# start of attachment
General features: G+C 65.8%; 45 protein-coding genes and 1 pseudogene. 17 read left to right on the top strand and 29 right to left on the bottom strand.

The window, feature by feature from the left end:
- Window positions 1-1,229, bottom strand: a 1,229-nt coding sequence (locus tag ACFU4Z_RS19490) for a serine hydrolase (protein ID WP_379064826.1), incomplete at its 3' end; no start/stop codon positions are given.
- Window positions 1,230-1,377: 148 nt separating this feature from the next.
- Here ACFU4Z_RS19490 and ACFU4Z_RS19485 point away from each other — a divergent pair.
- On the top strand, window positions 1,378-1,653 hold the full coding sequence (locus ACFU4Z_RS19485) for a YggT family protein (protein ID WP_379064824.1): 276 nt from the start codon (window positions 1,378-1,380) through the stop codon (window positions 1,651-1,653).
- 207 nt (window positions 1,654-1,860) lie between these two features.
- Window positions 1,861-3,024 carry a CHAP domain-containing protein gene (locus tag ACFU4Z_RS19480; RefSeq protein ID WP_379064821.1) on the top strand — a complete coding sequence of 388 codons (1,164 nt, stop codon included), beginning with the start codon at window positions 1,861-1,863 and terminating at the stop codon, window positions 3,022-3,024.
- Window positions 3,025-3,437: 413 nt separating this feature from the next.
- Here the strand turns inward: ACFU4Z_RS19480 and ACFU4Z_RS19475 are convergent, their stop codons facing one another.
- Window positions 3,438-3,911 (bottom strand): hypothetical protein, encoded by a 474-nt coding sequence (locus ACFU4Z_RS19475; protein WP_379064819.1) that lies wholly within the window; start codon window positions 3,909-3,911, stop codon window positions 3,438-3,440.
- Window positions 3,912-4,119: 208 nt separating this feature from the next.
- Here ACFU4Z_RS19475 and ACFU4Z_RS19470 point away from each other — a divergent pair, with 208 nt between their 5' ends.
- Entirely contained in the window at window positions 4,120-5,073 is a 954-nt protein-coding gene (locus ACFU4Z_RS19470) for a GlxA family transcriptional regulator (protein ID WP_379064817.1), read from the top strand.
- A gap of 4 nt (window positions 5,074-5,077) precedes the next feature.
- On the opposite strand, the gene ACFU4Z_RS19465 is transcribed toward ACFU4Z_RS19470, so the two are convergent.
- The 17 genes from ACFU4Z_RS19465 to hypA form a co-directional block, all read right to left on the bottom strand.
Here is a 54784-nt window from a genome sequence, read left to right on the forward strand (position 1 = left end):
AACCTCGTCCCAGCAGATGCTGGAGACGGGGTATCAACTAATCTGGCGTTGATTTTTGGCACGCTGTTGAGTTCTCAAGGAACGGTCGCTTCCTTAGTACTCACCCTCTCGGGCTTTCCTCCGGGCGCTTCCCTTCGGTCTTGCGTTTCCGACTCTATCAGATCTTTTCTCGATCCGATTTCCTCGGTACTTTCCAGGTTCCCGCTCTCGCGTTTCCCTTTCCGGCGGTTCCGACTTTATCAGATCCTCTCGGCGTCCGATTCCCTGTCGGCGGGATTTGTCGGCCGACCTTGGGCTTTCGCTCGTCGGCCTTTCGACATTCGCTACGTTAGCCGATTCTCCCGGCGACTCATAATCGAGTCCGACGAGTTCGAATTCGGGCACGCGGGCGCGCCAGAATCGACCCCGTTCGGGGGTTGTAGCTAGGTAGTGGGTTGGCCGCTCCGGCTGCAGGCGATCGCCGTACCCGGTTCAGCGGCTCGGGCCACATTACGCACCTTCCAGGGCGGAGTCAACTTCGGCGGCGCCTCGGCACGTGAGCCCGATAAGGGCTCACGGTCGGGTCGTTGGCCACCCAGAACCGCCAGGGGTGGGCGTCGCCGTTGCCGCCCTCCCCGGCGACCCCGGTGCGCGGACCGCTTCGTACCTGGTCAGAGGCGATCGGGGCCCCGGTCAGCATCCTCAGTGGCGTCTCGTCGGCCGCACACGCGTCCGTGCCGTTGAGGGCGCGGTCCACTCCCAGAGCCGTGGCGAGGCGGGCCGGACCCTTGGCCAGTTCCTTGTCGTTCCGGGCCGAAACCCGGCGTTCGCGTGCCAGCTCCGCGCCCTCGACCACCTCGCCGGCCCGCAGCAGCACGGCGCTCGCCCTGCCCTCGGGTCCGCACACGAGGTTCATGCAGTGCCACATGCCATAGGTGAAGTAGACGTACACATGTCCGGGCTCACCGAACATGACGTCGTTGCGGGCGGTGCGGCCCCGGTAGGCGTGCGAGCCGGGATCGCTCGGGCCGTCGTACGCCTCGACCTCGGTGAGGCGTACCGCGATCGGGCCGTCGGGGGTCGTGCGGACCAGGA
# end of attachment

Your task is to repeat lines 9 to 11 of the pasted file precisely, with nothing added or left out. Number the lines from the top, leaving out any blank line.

- Window positions 3,025-3,437: 413 nt separating this feature from the next.
- Here the strand turns inward: ACFU4Z_RS19480 and ACFU4Z_RS19475 are convergent, their stop codons facing one another.
- Window positions 3,438-3,911 (bottom strand): hypothetical protein, encoded by a 474-nt coding sequence (locus ACFU4Z_RS19475; protein WP_379064819.1) that lies wholly within the window; start codon window positions 3,909-3,911, stop codon window positions 3,438-3,440.